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Business Deregulation Proceeding at Slow Pace

Posted October. 18, 2008 09:12,   


The government has accepted less than a third (31.5 percent) of deregulation requests from the Federation of Korean Industries on creating a more business-friendly environment.

According to a preliminary report on the review of deregulation requests obtained by The Dong-A Ilbo yesterday, the National Competitiveness Committee under the president reviewed 200 deregulation requests from the federation, along with 19 ministries and agencies. Among them, 23 cases (11.5 percent) were accepted and 40 (20 percent) were partially accepted.

One hundred cases (50 percent) were rejected, 25 (12.5 percent) were shelved for long-term review, and 12 (six percent) were unanswered.

The federation said the deregulation project for 200 rules was drawn up based on meetings of relevant industries after listening to 512 corporate complaints. "Though the government’s report is a tentative one, it falls short of our expectations.” said a federation source.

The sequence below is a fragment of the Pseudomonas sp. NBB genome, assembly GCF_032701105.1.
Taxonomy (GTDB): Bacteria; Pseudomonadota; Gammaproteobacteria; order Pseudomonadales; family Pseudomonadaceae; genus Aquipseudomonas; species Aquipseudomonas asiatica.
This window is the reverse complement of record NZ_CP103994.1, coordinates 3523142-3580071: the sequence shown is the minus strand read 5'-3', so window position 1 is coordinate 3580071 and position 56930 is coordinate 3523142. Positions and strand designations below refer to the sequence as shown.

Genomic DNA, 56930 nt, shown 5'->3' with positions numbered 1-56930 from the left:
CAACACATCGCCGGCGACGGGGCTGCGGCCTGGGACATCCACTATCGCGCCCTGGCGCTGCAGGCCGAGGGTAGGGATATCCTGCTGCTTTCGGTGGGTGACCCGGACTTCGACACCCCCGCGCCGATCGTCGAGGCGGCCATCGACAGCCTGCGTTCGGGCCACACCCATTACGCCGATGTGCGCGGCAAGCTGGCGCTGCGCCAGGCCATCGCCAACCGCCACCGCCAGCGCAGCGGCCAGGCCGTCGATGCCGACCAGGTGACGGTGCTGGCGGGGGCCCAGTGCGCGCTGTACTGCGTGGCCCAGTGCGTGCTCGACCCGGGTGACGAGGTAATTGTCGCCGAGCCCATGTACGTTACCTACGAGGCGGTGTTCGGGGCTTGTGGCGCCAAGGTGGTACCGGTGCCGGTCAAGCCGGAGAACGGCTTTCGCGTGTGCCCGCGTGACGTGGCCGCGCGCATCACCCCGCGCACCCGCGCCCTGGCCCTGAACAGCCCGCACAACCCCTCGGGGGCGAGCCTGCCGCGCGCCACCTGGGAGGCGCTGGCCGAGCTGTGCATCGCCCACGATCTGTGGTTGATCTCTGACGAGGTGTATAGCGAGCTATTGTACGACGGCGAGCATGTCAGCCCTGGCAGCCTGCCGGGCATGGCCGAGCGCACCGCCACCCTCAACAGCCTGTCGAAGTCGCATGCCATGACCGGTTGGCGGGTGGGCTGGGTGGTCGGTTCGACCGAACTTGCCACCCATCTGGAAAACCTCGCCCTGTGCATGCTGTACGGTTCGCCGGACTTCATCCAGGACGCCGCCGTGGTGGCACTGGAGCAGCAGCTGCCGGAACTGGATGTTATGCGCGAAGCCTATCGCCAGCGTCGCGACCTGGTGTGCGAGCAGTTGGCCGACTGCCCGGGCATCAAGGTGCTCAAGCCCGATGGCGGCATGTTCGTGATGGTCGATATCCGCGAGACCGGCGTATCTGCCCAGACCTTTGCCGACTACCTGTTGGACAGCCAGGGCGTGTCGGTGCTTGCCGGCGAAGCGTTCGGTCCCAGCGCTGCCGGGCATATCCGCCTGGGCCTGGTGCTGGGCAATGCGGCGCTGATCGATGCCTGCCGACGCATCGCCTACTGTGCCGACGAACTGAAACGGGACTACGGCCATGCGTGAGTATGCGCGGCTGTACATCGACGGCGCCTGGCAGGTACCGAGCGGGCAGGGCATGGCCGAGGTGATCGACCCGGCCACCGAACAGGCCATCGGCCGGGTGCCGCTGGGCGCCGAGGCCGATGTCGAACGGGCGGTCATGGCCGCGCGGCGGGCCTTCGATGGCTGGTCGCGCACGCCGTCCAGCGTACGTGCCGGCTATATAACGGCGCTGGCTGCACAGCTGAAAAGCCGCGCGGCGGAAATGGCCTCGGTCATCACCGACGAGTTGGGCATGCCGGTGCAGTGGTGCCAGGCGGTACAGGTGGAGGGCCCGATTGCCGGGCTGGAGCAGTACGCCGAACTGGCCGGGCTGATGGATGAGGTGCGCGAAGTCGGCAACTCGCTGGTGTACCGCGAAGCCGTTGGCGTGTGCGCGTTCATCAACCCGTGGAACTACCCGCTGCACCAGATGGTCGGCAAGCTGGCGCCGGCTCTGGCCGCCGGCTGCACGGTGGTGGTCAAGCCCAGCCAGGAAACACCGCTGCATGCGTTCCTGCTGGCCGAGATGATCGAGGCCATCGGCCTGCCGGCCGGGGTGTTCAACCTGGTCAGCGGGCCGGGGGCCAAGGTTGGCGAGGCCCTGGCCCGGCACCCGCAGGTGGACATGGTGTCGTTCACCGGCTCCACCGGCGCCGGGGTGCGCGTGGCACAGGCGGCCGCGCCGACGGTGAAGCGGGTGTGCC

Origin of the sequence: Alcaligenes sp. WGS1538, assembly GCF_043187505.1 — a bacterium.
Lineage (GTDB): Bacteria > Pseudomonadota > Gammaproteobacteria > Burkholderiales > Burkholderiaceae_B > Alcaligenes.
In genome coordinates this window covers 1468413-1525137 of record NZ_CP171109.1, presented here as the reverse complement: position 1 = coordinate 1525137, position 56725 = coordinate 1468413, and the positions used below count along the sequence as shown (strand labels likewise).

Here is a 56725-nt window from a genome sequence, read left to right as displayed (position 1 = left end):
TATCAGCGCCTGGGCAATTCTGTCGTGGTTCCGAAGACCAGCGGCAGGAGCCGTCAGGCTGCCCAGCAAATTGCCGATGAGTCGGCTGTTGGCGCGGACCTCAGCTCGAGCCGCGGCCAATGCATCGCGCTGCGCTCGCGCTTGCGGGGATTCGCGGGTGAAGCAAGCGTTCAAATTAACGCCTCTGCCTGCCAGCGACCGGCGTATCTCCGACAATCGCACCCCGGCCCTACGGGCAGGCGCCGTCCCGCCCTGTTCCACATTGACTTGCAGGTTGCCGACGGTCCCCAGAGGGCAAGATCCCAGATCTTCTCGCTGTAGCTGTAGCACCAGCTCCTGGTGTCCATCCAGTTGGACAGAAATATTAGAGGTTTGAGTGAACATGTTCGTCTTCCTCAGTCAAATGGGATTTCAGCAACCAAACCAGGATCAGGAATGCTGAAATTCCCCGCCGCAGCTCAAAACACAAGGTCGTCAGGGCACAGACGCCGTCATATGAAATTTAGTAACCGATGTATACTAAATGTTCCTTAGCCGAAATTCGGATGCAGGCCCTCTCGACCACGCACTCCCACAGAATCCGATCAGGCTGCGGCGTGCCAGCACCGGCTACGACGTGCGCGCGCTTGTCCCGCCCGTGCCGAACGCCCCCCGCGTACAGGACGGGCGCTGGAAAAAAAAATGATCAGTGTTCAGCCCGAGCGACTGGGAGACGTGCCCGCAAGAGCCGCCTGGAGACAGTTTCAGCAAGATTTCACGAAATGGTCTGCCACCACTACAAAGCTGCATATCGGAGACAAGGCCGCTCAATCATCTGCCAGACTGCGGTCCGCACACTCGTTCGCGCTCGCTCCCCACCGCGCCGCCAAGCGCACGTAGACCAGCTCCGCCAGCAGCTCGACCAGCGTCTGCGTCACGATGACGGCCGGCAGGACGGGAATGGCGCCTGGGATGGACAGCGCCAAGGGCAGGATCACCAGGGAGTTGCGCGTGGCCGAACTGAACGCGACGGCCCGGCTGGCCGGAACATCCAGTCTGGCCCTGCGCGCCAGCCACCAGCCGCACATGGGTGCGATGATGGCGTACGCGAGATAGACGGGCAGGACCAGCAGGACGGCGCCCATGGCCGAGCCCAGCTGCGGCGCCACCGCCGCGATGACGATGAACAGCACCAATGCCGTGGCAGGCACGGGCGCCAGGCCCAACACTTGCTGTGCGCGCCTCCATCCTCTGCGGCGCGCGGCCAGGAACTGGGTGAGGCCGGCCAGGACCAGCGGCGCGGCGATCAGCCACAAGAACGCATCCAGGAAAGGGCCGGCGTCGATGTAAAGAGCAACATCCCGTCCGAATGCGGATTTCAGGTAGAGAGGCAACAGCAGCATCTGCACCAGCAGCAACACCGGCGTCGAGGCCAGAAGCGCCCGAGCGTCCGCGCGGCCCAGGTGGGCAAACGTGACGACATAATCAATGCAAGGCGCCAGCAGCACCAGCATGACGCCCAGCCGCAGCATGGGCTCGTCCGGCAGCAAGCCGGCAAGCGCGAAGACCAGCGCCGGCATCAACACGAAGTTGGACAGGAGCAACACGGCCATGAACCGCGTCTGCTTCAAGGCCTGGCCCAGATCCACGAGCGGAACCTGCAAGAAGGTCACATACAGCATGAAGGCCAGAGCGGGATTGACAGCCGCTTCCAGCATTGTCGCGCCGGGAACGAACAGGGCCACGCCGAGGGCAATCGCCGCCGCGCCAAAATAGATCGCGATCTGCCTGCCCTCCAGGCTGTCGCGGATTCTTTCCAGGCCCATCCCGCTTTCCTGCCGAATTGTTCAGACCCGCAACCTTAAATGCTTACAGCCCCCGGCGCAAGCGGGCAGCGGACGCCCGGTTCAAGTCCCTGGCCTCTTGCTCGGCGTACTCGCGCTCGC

Of 11 tasks sent to the Fair Trade Commission, 10 (90.9 percent) were rejected, including scrapping of the designation of business groups; simplifying disclosures by conglomerate subsidiaries; and granting autonomy on forming holding companies. One request accepted by the commission was consideration of overseas market conditions when examining mergers and acquisitions.

The Environment Ministry returned 12 (60 percent) of 20 deregulation requests, completely or partially accepted five (25 percent), and left three for long-term review (15 percent).

Of 17 cases sent to the Labor Ministry for review, nine (52.9 percent) were rejected, including allowing substitute workers during labor disputes; strengthening conditions to commence labor disputes; and adopting a competitive system for insurance covering industrial accident compensation.

On the report, many in the business community said deregulation comes with the surrender of government organizations’ authority, adding many of their requests were rejected.

According to a federation survey of 335 member companies in March on their expectations for the government’s deregulation drive, 21.8 percent had “very high” expectations and 57.8 percent “high” expectations.

The competitiveness committee reportedly told the federation, “On the rejected requests, the government will continue to review them in cooperation with relevant ministries to accept some of them.”